One of the lines I often advise recruiters to use with candidates is “tell me about a recent personal win” – it offers insight into the jobseeker as a human being and can often highlight transferable skills that may not be evident within the CV.
Recently, I had a personal win of my own and this led to me thinking about transferable skills – specifically, the transferable skills I’ve learned over almost 20 years of recruitment that helped me go from amateur pensman to produced screenwriter.
A feature film I wrote, Winter Ridge, has won two handfuls of awards (and counting!) on the film festival circuit and is going to be seeing a limited cinema release in September, including a one-night only screening in my hometown of Yeovil (for anyone who wants to pop along, see a psychological thriller and then talk film or recruitment with me afterwards, google Winter Ridge Westlands!) Needless to say, it’s all extremely exciting to see my first feature film even being made at all, let alone made on a decent budget and released for a cinema run. It didn’t come easy though – I came up with the idea for Winter Ridge (then called Terms of Execution) way back in 2009 and it has gone through countless revisions over the years to get it to where it was ready for the world to see it.
Over the next few weeks, I’ll be offering some thoughts about the skills I learned from recruitment that helped me out along the way – and hopefully these will give readers pause for thought about how to reapply the characteristics to their own work to make sure they’re getting the most out of their career.
Skill 1 - Work Ethic
Recruitment taught me that people who want to make things happen don’t subscribe to the ‘9-to-5’ attitude. Forget about the clock, get the work done. The earliest example I have of this within recruitment was when I decided to contact an impossible-to-reach candidate at the weekend – and got right through to him. He turned out to be a wealth of information and that one call allowed me to make six placements. That was a call anyone could have made but nobody else did. It paid off hugely for me.
Translating this into the scriptwriting process, there was a point very late in the development process when the producers and director wanted a revised draft of the script and needed it within three days. At the time, I was in Spain going through an IVF cycle with my partner. It was a pretty damn good excuse to say ‘sorry, I can’t’ but, as the saying goes, you find a way or you find an excuse. I saw little of the sun over the next three days, holing myself up in the hotel room, and got the job done.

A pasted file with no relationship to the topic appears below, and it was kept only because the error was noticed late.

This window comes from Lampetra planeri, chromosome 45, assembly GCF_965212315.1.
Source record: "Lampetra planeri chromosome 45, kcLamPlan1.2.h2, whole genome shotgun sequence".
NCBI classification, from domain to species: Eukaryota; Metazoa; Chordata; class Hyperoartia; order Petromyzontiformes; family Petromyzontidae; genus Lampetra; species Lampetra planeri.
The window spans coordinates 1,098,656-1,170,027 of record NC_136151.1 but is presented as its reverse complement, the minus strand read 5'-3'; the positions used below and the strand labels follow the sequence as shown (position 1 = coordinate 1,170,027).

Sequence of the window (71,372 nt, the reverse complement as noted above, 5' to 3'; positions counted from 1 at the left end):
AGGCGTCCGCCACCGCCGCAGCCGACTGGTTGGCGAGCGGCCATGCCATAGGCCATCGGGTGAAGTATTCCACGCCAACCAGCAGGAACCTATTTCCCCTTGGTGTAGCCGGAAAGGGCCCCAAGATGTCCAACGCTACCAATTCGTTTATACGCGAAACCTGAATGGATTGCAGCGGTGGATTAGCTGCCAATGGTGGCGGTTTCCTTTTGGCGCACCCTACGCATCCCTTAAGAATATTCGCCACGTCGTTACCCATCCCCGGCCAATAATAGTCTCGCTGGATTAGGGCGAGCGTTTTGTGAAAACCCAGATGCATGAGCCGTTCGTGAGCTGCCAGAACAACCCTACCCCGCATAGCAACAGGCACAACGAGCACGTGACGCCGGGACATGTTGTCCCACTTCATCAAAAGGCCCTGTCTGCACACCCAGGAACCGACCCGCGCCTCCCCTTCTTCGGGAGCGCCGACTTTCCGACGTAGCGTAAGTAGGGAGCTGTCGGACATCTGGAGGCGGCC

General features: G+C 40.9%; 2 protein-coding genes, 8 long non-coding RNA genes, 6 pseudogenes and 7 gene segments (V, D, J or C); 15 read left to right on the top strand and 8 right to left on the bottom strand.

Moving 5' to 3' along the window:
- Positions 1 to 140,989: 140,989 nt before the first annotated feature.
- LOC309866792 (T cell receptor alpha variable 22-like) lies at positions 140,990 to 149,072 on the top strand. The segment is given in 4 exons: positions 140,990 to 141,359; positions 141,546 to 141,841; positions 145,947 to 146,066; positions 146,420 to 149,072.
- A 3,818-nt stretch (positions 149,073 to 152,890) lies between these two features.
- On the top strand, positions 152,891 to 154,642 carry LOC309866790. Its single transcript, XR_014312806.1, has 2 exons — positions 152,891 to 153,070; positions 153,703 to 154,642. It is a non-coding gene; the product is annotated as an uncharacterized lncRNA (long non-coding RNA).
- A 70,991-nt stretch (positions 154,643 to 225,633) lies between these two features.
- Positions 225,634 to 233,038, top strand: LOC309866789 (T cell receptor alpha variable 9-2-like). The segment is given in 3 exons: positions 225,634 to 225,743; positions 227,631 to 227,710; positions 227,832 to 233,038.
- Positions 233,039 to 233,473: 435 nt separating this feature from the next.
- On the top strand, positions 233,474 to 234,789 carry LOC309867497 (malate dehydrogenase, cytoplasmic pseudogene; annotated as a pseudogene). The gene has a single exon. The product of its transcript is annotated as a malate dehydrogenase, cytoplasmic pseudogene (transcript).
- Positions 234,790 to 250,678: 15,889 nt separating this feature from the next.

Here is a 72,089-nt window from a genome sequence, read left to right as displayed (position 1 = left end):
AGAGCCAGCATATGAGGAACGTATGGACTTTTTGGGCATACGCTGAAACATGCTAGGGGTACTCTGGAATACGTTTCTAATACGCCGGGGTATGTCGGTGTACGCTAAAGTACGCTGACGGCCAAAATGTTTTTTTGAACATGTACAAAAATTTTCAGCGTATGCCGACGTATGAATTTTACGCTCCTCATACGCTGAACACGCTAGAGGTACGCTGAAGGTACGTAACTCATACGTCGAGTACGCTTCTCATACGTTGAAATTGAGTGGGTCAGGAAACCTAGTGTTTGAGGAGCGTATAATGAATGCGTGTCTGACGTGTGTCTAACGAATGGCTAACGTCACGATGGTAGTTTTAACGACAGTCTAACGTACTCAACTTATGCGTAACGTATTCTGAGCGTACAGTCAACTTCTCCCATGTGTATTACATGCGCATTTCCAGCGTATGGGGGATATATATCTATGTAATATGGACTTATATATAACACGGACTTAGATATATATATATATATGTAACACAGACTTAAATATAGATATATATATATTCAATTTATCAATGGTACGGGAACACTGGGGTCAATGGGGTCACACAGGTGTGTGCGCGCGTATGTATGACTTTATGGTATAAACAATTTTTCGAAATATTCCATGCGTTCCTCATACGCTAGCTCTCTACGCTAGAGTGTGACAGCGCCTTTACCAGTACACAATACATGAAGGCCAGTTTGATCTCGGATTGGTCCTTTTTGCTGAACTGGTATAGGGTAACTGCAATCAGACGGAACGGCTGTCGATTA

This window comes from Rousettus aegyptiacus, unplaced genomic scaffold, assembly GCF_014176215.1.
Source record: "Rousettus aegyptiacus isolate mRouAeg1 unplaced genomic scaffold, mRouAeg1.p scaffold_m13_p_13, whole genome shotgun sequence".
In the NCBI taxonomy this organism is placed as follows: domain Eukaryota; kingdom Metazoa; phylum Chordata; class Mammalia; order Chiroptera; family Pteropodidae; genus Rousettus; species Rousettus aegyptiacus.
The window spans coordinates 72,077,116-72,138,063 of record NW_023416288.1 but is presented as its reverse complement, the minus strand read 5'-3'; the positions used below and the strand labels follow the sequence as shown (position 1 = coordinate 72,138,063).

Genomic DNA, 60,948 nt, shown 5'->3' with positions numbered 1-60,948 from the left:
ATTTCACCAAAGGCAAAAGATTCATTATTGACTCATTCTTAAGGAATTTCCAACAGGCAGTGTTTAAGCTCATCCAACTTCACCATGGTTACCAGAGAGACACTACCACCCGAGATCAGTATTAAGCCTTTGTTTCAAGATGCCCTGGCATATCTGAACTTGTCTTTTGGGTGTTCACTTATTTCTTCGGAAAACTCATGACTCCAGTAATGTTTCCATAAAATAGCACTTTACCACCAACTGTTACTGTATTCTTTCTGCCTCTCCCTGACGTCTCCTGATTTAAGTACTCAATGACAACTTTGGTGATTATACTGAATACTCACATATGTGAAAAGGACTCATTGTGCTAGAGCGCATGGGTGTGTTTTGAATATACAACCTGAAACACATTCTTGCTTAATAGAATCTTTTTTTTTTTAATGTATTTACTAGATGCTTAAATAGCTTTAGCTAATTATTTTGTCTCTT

As much as the director and producer understood I was going through a huge deal in my personal life, they were on deadlines because there was a limited window where everyone else lined up to make the film was available, and my not delivering would have thrown everything into disarray. It could have legitimately brought the whole production down entirely – if delays had meant several key members of the crew and some of the named actors couldn’t be involved any longer due to other commitments, investors may have pulled out and it would have been back to square one. I had to realise that my personal struggle to have a child, which I’d discussed with the director on many occasions (and he’d been supportive and sympathetic), didn’t matter to the 3rd AD, the gaffer, or featured actors Alan Ford and Hannah Waddingham. They had signed up to work on a film as a job and my pushing everything back because of, essentially, personal issues wasn’t an option. So I called on my recruitment work ethic, dug incredibly deep, and got the job done in three days, all from my hotel room in Alicante - and, less than two years later, I've got a healthy happy one-year old and this has become real;
Whether it’s making that extra call at the end of the day, getting in early to make sure you start the day on fire while everyone else is eating breakfast, or reading up on your industry over lunch instead of checking the latest gossip or sports news, there are lots of little changes that, made regularly, can have a huge impact on efficiency and success. Not letting ‘feeling a bit under the weather’ turn into a couple of days off. Taking a little work home now and then, or getting into the office for an hour or two at the weekend if there are things that need to be done. Digging deep on those days where nothing seems to be going right – after all, as Alistair Cooke said about Humphrey Bogart, “A professional can do his best work when he doesn’t feel like it”.
Recruitment taught me that achieving the goals I set for myself in life, one of which was to become a produced screenwriter, wasn’t going to happen with a merely good level of effort, and that simply turning up each days and waiting for success to come to me was going to get me nowhere. With support, guidance and training, almost anyone can be a high billing recruitment consultant. The difference between the top guys and the also-rans usually ends up being nothing more than desire and dedication.
Next week, we'll look at three more skills - learning how and when to compromise, to stand your ground, and to relinquish control.
Ross Owen Williams is the Head of Recruitment Guide Online, a published author and produced screenwriter, with 19 years recruitment industry experience. He hosts open courses each month in Henley-on-Thames, where he trains recruiters on candidate calling, lead generation, business development, requirement qualification and managing the placement process. For more information, please contact firstname.lastname@example.org.